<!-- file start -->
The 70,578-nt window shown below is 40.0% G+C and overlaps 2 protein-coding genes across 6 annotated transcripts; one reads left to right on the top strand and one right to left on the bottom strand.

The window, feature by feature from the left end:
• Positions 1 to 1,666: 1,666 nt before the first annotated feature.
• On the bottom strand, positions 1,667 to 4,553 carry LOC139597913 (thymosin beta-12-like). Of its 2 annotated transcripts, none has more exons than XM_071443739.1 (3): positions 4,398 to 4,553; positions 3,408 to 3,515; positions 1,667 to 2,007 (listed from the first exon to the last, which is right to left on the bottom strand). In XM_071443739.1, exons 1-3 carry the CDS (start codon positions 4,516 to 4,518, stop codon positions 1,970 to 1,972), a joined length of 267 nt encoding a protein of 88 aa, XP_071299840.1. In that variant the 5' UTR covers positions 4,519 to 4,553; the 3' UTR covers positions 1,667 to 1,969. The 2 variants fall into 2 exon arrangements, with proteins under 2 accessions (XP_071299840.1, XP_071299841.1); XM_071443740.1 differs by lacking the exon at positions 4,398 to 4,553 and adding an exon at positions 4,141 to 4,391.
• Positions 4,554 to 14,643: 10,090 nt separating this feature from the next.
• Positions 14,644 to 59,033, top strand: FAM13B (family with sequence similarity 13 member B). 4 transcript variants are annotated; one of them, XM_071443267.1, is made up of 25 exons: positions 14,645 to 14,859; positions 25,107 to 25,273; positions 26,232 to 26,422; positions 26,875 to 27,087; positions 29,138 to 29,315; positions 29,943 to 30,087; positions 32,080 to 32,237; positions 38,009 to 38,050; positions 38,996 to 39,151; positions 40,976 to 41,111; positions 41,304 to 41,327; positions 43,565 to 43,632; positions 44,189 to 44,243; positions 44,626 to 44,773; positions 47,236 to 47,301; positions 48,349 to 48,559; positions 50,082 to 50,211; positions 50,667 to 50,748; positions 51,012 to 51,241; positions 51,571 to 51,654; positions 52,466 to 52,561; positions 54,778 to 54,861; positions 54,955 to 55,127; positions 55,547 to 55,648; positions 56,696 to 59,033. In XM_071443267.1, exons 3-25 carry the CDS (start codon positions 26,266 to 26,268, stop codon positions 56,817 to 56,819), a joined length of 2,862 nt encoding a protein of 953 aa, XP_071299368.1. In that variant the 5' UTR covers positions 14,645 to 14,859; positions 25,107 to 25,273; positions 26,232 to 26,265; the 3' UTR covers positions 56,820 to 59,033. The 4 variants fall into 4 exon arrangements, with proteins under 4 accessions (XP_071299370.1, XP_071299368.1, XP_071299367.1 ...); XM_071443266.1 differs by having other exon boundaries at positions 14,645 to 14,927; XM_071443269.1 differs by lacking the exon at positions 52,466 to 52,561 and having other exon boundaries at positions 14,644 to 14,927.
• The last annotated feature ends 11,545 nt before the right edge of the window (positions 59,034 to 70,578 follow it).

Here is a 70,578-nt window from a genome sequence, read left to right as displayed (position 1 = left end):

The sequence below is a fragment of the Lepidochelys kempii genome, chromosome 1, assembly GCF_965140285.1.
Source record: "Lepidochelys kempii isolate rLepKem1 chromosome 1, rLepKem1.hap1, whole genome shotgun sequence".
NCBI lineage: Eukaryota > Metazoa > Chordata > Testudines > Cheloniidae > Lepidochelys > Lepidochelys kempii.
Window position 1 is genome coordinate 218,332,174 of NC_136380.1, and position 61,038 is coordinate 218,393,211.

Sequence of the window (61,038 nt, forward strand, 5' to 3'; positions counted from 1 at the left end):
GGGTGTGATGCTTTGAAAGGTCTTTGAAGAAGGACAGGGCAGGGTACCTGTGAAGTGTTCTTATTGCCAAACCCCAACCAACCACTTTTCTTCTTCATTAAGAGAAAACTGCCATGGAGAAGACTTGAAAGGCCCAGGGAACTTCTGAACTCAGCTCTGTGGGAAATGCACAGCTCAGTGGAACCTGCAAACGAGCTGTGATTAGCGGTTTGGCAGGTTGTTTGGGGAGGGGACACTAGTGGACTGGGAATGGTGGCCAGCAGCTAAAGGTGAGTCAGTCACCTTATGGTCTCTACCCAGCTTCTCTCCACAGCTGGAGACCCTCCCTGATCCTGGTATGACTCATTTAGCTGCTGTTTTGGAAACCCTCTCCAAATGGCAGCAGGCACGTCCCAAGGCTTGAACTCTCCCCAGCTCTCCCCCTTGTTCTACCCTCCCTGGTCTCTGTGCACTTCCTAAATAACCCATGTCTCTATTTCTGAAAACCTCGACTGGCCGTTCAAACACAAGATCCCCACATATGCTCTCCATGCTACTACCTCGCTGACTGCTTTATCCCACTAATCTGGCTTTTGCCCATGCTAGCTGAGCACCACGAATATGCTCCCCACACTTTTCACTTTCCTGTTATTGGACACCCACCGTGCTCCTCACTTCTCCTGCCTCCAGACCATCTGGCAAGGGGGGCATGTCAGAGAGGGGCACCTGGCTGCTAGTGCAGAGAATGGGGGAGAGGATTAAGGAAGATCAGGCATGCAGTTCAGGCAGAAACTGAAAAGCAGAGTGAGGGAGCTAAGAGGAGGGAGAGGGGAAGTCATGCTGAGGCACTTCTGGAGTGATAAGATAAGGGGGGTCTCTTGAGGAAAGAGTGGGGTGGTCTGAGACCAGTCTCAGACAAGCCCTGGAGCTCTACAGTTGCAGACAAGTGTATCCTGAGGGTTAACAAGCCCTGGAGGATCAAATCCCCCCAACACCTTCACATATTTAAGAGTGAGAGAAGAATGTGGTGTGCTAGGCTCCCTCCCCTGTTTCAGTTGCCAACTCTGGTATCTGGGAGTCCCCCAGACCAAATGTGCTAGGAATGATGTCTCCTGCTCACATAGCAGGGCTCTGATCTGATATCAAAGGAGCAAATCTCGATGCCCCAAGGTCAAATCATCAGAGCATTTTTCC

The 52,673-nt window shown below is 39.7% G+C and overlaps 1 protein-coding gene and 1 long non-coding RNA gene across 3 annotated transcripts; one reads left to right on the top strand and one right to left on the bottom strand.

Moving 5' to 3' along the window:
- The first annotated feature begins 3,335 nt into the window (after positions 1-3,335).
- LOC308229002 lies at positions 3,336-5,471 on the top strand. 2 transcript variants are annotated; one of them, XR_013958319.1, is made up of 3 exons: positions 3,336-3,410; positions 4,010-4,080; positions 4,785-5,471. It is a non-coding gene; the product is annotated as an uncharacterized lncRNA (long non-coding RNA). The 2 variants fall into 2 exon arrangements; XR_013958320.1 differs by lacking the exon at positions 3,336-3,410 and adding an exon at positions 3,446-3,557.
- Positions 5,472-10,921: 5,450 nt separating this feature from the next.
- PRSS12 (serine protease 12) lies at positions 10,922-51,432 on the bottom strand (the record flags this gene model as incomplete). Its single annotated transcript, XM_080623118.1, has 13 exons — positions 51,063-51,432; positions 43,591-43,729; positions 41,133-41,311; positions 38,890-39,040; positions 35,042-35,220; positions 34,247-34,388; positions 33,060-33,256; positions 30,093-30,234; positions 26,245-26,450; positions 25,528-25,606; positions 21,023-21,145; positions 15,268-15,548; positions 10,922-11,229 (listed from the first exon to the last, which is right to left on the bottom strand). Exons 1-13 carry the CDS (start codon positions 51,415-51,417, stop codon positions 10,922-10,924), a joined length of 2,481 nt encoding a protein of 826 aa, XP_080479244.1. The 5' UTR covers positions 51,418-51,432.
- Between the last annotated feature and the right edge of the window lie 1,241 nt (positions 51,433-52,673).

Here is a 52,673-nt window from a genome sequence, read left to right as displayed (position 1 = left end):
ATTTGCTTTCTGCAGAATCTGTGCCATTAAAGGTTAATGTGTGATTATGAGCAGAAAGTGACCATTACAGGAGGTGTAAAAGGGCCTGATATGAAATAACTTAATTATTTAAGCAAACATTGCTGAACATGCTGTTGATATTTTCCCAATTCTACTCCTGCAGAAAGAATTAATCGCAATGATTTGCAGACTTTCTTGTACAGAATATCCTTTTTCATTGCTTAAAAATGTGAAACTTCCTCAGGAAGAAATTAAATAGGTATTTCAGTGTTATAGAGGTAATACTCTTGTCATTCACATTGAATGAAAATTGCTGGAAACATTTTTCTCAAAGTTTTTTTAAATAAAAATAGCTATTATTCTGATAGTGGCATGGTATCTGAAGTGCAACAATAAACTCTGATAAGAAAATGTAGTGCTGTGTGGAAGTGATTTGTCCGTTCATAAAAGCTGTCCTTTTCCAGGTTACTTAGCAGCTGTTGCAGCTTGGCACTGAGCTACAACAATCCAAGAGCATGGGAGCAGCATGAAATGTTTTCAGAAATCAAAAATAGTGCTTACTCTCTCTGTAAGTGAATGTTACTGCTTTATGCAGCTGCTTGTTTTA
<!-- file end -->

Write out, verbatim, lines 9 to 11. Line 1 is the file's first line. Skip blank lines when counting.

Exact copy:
The sequence below is a fragment of the Lepidochelys kempii genome, chromosome 1, assembly GCF_965140285.1.
Source record: "Lepidochelys kempii isolate rLepKem1 chromosome 1, rLepKem1.hap1, whole genome shotgun sequence".
NCBI lineage: Eukaryota > Metazoa > Chordata > Testudines > Cheloniidae > Lepidochelys > Lepidochelys kempii.